When you post something on FB, you are both a producer and a consumer. This is the heart of the notion of “prosumption,” a term introduced to me (LT) by Deborah Lupton, the Australian sociologist, in a recent paper on “The Commodification of Patient Opinion” although the term may go back to Alvin Toffler, the legendary futurist of the 1980s. User-generated content is central to much social media in the Web 2.0 era as people seek and share information and support.
The upsides (beyond speed and simplicity) are bigger networks and a greater likelihood of connecting with people and ideas that could be personally useful. This is very powerful and it is rare to find the internet savvy person in 2013 who hasn’t chatted, posted, blogged, or searched on the web out of personal need.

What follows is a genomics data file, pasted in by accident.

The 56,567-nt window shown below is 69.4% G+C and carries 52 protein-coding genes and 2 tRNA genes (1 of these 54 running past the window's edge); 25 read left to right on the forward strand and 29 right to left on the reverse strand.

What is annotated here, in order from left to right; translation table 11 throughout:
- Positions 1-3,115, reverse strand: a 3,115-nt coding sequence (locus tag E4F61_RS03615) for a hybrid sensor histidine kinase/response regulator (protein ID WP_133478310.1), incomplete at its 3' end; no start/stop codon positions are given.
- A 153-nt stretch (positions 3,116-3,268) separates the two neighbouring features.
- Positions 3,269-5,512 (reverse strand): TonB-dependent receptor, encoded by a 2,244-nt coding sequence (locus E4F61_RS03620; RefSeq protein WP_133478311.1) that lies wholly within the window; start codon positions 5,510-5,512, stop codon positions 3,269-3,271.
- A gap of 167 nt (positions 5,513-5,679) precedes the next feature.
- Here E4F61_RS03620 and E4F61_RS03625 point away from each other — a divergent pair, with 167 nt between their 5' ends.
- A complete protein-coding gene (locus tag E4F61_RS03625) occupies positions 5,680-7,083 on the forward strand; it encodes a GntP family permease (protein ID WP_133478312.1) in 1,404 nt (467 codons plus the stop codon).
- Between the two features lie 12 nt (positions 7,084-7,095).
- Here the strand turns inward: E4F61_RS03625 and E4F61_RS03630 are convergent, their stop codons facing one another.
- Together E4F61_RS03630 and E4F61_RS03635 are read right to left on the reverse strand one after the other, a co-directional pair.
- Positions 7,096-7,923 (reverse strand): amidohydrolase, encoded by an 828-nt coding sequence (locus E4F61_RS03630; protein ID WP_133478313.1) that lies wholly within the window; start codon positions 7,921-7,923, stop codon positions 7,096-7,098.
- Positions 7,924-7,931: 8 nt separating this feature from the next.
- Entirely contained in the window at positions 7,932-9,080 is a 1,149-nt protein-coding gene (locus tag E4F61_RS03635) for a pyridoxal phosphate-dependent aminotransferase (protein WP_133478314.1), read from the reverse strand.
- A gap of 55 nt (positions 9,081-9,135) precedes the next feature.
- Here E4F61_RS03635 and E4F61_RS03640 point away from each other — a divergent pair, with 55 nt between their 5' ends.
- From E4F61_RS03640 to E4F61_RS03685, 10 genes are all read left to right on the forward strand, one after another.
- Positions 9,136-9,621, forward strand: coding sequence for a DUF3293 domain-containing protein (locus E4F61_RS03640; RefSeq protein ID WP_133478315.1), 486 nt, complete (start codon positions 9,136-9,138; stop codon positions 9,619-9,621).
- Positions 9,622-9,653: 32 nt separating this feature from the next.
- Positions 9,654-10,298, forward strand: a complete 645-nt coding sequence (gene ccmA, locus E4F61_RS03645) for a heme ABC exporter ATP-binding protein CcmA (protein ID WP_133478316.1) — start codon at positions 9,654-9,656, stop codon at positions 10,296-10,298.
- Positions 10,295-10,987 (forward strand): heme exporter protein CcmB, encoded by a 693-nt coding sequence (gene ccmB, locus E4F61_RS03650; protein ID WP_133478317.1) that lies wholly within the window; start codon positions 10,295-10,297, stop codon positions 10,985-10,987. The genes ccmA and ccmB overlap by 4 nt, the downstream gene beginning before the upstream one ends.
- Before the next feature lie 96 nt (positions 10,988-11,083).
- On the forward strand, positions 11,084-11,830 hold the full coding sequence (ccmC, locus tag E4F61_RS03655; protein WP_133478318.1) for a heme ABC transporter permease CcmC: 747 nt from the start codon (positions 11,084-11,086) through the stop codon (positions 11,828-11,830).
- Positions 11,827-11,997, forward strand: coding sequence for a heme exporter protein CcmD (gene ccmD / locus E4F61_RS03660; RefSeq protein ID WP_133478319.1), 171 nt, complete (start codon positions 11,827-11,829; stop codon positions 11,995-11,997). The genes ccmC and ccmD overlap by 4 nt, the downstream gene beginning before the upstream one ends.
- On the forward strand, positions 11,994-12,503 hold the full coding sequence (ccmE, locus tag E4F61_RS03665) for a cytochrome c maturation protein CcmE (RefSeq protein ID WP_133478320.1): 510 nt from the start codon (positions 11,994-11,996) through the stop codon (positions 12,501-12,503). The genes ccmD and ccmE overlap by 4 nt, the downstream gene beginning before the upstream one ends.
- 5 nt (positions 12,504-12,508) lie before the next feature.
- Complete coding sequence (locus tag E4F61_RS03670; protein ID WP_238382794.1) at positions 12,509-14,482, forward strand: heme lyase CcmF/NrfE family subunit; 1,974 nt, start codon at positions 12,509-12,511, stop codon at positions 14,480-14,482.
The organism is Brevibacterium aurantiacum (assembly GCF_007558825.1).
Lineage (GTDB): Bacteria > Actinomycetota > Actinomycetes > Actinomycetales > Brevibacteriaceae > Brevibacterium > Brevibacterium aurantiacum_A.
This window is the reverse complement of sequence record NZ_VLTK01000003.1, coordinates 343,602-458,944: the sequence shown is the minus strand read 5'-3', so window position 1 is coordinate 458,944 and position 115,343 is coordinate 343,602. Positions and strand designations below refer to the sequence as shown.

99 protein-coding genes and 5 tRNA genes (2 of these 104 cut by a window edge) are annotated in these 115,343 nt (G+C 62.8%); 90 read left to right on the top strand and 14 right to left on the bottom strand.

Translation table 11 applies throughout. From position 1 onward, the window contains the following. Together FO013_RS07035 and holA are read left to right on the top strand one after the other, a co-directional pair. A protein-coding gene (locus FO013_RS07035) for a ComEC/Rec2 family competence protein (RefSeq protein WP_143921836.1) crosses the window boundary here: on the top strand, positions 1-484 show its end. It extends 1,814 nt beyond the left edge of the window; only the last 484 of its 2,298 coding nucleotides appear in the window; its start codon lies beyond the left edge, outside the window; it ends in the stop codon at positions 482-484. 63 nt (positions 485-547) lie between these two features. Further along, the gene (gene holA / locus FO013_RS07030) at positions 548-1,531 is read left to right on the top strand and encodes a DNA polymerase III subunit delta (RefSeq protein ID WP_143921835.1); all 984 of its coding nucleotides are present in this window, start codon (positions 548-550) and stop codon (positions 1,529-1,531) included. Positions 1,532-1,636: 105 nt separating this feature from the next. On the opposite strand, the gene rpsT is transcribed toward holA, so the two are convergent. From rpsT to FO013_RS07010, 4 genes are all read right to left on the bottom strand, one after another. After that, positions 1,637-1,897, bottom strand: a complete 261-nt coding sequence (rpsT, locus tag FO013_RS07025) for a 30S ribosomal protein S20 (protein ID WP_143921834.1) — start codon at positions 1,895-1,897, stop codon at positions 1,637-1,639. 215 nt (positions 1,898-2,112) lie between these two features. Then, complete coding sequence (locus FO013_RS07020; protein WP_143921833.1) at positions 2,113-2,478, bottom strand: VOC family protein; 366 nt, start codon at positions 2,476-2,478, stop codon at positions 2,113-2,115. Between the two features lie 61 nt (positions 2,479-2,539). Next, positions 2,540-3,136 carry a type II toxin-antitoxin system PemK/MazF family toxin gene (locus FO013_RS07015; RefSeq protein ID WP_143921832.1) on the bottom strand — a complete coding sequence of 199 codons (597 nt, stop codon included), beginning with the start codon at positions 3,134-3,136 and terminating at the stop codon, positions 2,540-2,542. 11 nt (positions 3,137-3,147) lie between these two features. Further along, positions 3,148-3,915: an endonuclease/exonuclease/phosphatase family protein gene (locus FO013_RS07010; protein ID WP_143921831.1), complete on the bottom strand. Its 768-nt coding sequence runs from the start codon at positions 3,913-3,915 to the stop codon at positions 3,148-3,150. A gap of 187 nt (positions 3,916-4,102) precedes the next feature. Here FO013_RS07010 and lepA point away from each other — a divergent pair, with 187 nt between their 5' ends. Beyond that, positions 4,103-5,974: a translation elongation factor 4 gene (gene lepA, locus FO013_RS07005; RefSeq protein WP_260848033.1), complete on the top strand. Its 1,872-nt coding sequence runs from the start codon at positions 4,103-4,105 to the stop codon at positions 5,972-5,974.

The downsides are that the information may be unreliable, and that data gathered by user activities can be commoditized. Lupton writes especially about how the information aggregated from large popular patient support sites like “PatientsLikeMe” or “HealthUnlocked” or “Treato” is sold to pharmacutical and insurance companies. They, in turn, through banner ads or program offers, market back to those very contributers.
The experience of patients/citizen/consumers, is “expropriated in the interests of profit,” to use Lupton’s phrase, without of course, their knowledge or consent. Feeling part of a community and appreciating the opportunity to express themselves, patients freely share personal information only to have it used for profit-oriented corporate purposes. Surveillance of this new derivative industry is greatly needed.